Count on Manny deciding to return to Dodgers
Things are finally beginning to shape out. After Raul Ibanez signed a somewhat ludicrous contract well before the glut of corner outfielders felt the constraints of the current economy, first hand, some of these cards have been drawn. Bobby Abreu signed for 1-yr/$5 mil with the Angels. Adam Dunn signed for 2-yr/$20 mil with the Nationals. Compared to the 3-yr/$31.5 mil contract handed to Ibanez, and, in a vacuum, the former two signings are relative steals.
For a while, plenty of analysts suggested that Manny would dictate what happened to Dunn, Abreu, Griffey and Garret. Realistically, the deals inked by both Abreu and Dunn not only lower the bar even further for Griffey and Garret, but hurt Manny's leverage. With potentially interested teams filling needs elsewhere, Ramirez will have to sign with the Dodgers if he wants to play baseball next year, unless some other team swoops in out of nowhere and snatches him up.
Either way, this has certainly been the craziest free agent market I can remember in my years of baseball fandom. We have a player seeking an extremely lucrative deal in a depressed market from a team that has no competition for his services. Then again, Scott Boras, the best agent of all time, represents Manny, so don't be surprised if he actually does coax the Dodgers for a surplus of funds.
Trying to figure out who's got more leverage now It seems that Manny needs the Dodgers -- unless the Giants or some other team get back in this -- and that the Dodgers now need Manny because all the other hitters are now signed. But the leverage in any negotiation is held by whichever party needs the other less.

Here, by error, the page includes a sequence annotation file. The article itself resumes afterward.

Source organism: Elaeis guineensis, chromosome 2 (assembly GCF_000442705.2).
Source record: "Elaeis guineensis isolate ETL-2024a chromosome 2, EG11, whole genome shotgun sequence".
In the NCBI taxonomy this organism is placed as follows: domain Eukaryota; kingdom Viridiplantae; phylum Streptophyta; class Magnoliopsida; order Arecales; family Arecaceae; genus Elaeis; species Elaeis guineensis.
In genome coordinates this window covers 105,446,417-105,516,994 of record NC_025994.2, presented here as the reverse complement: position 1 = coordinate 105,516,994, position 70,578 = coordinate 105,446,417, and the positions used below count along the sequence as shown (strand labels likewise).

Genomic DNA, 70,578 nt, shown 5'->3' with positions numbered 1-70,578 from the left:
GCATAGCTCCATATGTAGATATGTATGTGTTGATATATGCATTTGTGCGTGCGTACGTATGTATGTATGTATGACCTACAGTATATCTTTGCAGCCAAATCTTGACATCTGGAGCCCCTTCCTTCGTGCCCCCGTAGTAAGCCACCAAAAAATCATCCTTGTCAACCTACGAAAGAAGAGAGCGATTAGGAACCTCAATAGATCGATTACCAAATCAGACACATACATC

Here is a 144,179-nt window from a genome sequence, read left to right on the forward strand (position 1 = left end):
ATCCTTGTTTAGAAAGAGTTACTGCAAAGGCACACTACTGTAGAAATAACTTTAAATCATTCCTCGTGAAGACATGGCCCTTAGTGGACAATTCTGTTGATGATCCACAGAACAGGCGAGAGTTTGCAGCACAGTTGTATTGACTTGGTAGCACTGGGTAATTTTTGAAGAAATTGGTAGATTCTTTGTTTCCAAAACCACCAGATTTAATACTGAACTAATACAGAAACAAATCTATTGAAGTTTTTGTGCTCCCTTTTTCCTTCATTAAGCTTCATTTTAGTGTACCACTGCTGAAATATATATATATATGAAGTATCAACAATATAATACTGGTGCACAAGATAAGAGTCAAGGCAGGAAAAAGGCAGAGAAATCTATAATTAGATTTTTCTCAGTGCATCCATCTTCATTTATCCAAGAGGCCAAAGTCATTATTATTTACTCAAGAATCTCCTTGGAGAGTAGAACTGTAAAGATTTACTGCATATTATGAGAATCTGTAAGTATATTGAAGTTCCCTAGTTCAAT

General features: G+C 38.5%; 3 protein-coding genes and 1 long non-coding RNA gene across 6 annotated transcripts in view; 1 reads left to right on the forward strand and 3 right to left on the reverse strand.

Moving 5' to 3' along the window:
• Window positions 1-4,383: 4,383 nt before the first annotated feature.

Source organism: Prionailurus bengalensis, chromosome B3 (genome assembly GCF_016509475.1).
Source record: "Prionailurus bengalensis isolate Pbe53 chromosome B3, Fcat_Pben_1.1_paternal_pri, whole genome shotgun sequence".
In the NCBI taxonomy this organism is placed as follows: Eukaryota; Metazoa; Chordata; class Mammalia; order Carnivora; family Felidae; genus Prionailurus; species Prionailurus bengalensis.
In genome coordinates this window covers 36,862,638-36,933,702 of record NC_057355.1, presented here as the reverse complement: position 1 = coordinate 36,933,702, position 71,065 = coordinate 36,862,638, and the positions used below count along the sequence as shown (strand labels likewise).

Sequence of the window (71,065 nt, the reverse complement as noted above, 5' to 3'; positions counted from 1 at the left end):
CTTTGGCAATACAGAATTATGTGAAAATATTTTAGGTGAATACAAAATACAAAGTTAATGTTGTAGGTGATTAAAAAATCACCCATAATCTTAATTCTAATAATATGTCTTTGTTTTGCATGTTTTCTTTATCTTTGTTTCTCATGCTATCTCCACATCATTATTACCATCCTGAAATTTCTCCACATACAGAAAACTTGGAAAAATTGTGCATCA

So it's gotta be the Dodgers, right? They must (or should) know that the presence of Manny Ramirez isn't likely to make the difference between winning and losing, particularly considering what they might do with the money that's not used to sign Manny. As long as they don't do something particularly foolish, like give Juan Pierre more than 200 plate appearances, they can probably survive without Manny Mania.
Mr. Mania himself, though? He can survive without a 2009 contract, but it's not the sort of survival he's likely to enjoy. I don't believe he'll play for nothing. But I believe he'll play for significantly less than he expected. I believe he'll play for somewhat less than the offer he most recently spurned. And I believe he'll play for the Dodgers.